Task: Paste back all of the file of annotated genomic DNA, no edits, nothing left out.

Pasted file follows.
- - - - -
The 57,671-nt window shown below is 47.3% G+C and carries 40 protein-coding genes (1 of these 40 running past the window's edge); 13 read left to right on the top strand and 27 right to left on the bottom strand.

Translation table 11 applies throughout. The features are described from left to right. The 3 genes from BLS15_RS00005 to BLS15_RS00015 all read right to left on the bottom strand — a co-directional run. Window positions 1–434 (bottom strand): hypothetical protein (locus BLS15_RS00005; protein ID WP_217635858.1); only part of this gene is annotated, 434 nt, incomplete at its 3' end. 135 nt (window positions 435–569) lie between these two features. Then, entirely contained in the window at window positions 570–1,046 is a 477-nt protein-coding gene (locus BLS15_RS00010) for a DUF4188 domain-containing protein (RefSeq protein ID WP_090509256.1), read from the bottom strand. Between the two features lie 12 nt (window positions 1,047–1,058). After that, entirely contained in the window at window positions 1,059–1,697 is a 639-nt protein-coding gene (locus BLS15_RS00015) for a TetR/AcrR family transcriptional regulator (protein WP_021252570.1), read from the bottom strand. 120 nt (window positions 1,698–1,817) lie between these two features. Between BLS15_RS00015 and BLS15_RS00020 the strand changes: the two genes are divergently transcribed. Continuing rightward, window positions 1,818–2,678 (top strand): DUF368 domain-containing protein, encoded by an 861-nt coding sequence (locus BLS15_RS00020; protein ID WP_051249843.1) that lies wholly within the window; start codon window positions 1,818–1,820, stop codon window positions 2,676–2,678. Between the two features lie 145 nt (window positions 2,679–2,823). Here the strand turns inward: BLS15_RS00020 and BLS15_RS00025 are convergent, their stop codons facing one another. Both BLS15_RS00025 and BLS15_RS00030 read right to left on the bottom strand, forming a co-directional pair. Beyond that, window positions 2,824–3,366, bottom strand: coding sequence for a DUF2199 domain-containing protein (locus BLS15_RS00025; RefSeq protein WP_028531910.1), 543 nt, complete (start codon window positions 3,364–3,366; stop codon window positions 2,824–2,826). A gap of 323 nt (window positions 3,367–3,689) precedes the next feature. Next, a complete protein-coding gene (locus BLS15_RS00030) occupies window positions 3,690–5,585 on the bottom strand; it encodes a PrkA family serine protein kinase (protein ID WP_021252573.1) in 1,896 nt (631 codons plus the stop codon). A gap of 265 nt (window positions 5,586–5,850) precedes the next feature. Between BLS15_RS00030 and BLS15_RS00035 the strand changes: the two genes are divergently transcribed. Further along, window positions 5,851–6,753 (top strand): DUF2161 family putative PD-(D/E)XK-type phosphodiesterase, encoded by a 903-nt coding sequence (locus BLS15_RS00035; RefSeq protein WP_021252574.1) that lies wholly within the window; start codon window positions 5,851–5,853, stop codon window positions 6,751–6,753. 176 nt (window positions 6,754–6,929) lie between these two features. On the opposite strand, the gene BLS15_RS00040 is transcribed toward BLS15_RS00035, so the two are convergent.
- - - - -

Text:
The 57,671-nt window shown below is 47.3% G+C and carries 40 protein-coding genes (1 of these 40 running past the window's edge); 13 read left to right on the top strand and 27 right to left on the bottom strand.

Translation table 11 applies throughout. The features are described from left to right. The 3 genes from BLS15_RS00005 to BLS15_RS00015 all read right to left on the bottom strand — a co-directional run. Window positions 1–434 (bottom strand): hypothetical protein (locus BLS15_RS00005; protein ID WP_217635858.1); only part of this gene is annotated, 434 nt, incomplete at its 3' end. 135 nt (window positions 435–569) lie between these two features. Then, entirely contained in the window at window positions 570–1,046 is a 477-nt protein-coding gene (locus BLS15_RS00010) for a DUF4188 domain-containing protein (RefSeq protein ID WP_090509256.1), read from the bottom strand. Between the two features lie 12 nt (window positions 1,047–1,058). After that, entirely contained in the window at window positions 1,059–1,697 is a 639-nt protein-coding gene (locus BLS15_RS00015) for a TetR/AcrR family transcriptional regulator (protein WP_021252570.1), read from the bottom strand. 120 nt (window positions 1,698–1,817) lie between these two features. Between BLS15_RS00015 and BLS15_RS00020 the strand changes: the two genes are divergently transcribed. Continuing rightward, window positions 1,818–2,678 (top strand): DUF368 domain-containing protein, encoded by an 861-nt coding sequence (locus BLS15_RS00020; protein ID WP_051249843.1) that lies wholly within the window; start codon window positions 1,818–1,820, stop codon window positions 2,676–2,678. Between the two features lie 145 nt (window positions 2,679–2,823). Here the strand turns inward: BLS15_RS00020 and BLS15_RS00025 are convergent, their stop codons facing one another. Both BLS15_RS00025 and BLS15_RS00030 read right to left on the bottom strand, forming a co-directional pair. Beyond that, window positions 2,824–3,366, bottom strand: coding sequence for a DUF2199 domain-containing protein (locus BLS15_RS00025; RefSeq protein WP_028531910.1), 543 nt, complete (start codon window positions 3,364–3,366; stop codon window positions 2,824–2,826). A gap of 323 nt (window positions 3,367–3,689) precedes the next feature. Next, a complete protein-coding gene (locus BLS15_RS00030) occupies window positions 3,690–5,585 on the bottom strand; it encodes a PrkA family serine protein kinase (protein ID WP_021252573.1) in 1,896 nt (631 codons plus the stop codon). A gap of 265 nt (window positions 5,586–5,850) precedes the next feature. Between BLS15_RS00030 and BLS15_RS00035 the strand changes: the two genes are divergently transcribed. Further along, window positions 5,851–6,753 (top strand): DUF2161 family putative PD-(D/E)XK-type phosphodiesterase, encoded by a 903-nt coding sequence (locus BLS15_RS00035; RefSeq protein WP_021252574.1) that lies wholly within the window; start codon window positions 5,851–5,853, stop codon window positions 6,751–6,753. 176 nt (window positions 6,754–6,929) lie between these two features. On the opposite strand, the gene BLS15_RS00040 is transcribed toward BLS15_RS00035, so the two are convergent.